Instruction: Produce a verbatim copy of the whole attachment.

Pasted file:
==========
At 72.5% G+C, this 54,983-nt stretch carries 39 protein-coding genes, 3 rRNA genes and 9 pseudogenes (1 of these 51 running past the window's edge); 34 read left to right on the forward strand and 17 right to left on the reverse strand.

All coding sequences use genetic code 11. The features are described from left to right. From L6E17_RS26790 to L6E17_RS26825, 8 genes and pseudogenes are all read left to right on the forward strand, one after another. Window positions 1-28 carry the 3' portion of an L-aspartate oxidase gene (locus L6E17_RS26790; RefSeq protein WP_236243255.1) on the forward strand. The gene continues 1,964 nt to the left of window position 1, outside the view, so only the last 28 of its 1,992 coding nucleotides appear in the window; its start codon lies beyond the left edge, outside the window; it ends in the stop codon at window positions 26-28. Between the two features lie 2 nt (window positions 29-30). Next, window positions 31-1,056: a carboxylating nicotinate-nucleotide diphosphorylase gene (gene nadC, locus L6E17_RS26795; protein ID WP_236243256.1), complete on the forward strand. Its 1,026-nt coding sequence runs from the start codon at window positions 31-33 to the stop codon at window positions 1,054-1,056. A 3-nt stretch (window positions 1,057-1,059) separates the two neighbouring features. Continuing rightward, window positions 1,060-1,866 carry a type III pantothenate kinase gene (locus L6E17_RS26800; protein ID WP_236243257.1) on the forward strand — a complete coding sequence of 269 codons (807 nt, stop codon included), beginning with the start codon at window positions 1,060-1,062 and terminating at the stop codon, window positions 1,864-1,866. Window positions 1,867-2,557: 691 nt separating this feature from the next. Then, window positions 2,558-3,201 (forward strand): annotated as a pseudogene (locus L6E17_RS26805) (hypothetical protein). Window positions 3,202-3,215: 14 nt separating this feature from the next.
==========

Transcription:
At 72.5% G+C, this 54,983-nt stretch carries 39 protein-coding genes, 3 rRNA genes and 9 pseudogenes (1 of these 51 running past the window's edge); 34 read left to right on the forward strand and 17 right to left on the reverse strand.

All coding sequences use genetic code 11. The features are described from left to right. From L6E17_RS26790 to L6E17_RS26825, 8 genes and pseudogenes are all read left to right on the forward strand, one after another. Window positions 1-28 carry the 3' portion of an L-aspartate oxidase gene (locus L6E17_RS26790; RefSeq protein WP_236243255.1) on the forward strand. The gene continues 1,964 nt to the left of window position 1, outside the view, so only the last 28 of its 1,992 coding nucleotides appear in the window; its start codon lies beyond the left edge, outside the window; it ends in the stop codon at window positions 26-28. Between the two features lie 2 nt (window positions 29-30). Next, window positions 31-1,056: a carboxylating nicotinate-nucleotide diphosphorylase gene (gene nadC, locus L6E17_RS26795; protein ID WP_236243256.1), complete on the forward strand. Its 1,026-nt coding sequence runs from the start codon at window positions 31-33 to the stop codon at window positions 1,054-1,056. A 3-nt stretch (window positions 1,057-1,059) separates the two neighbouring features. Continuing rightward, window positions 1,060-1,866 carry a type III pantothenate kinase gene (locus L6E17_RS26800; protein ID WP_236243257.1) on the forward strand — a complete coding sequence of 269 codons (807 nt, stop codon included), beginning with the start codon at window positions 1,060-1,062 and terminating at the stop codon, window positions 1,864-1,866. Window positions 1,867-2,557: 691 nt separating this feature from the next. Then, window positions 2,558-3,201 (forward strand): annotated as a pseudogene (locus L6E17_RS26805) (hypothetical protein). Window positions 3,202-3,215: 14 nt separating this feature from the next.